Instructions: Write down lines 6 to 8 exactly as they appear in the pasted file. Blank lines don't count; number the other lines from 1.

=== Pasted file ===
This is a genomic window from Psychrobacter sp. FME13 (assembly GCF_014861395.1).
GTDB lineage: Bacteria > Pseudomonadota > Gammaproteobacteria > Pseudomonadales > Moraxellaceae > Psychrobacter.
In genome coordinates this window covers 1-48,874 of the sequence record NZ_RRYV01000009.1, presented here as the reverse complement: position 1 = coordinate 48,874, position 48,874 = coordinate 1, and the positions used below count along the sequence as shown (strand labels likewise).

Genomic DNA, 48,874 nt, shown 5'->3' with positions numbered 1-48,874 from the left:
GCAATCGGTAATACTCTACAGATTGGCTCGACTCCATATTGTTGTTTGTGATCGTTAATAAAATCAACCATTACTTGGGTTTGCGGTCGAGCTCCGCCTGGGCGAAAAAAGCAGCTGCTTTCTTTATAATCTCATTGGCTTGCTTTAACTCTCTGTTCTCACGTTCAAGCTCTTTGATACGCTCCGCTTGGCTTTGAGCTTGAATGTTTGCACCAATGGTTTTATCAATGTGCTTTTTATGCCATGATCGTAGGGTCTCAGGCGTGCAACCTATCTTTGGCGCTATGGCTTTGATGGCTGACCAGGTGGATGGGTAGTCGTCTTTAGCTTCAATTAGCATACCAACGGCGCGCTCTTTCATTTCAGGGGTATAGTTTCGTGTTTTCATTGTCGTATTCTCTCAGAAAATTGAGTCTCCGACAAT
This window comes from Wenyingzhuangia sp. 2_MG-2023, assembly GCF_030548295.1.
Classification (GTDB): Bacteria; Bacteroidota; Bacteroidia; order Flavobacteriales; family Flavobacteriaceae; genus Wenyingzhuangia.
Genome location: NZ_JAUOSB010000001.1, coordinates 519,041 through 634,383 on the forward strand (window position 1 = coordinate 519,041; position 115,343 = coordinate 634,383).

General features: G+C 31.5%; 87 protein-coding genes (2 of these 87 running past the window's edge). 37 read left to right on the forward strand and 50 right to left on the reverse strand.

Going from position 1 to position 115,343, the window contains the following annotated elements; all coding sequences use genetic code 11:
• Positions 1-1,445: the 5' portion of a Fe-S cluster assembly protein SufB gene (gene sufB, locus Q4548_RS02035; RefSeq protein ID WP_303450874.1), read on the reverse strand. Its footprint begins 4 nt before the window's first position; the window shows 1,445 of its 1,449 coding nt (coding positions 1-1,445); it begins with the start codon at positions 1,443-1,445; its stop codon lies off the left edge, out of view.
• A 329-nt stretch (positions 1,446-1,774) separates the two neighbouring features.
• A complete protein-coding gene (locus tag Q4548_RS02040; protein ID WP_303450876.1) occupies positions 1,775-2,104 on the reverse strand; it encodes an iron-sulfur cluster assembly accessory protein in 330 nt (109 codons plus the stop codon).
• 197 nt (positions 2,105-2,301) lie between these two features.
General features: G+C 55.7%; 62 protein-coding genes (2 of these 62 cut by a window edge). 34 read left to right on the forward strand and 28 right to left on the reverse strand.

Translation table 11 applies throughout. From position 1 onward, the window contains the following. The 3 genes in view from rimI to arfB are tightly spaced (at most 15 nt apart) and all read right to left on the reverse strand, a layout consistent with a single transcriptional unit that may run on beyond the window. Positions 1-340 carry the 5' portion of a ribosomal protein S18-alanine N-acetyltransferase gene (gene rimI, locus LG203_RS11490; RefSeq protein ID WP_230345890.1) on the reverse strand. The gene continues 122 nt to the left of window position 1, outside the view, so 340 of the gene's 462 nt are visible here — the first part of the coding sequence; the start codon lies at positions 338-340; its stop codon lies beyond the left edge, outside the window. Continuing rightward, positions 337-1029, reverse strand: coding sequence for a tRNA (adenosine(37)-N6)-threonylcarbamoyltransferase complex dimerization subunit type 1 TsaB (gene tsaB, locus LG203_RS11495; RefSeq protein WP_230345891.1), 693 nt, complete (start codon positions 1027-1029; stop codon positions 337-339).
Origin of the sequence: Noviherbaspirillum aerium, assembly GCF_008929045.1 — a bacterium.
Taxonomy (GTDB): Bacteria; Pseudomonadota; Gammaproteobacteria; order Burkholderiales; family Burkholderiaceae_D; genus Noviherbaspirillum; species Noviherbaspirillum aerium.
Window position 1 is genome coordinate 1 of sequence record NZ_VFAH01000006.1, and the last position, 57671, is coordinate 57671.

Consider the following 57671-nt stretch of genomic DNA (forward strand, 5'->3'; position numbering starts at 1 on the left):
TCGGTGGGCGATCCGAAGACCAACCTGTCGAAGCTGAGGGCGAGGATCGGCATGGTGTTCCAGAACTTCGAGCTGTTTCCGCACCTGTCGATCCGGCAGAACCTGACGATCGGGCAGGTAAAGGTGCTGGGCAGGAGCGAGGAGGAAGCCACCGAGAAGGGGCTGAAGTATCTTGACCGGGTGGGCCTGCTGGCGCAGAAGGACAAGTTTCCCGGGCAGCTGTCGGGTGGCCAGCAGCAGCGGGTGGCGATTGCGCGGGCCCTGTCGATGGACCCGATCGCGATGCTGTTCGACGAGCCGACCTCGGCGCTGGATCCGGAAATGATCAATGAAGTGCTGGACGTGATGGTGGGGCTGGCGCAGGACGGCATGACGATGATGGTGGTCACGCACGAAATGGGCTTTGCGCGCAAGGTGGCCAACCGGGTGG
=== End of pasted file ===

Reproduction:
This window comes from Wenyingzhuangia sp. 2_MG-2023, assembly GCF_030548295.1.
Classification (GTDB): Bacteria; Bacteroidota; Bacteroidia; order Flavobacteriales; family Flavobacteriaceae; genus Wenyingzhuangia.
Genome location: NZ_JAUOSB010000001.1, coordinates 519,041 through 634,383 on the forward strand (window position 1 = coordinate 519,041; position 115,343 = coordinate 634,383).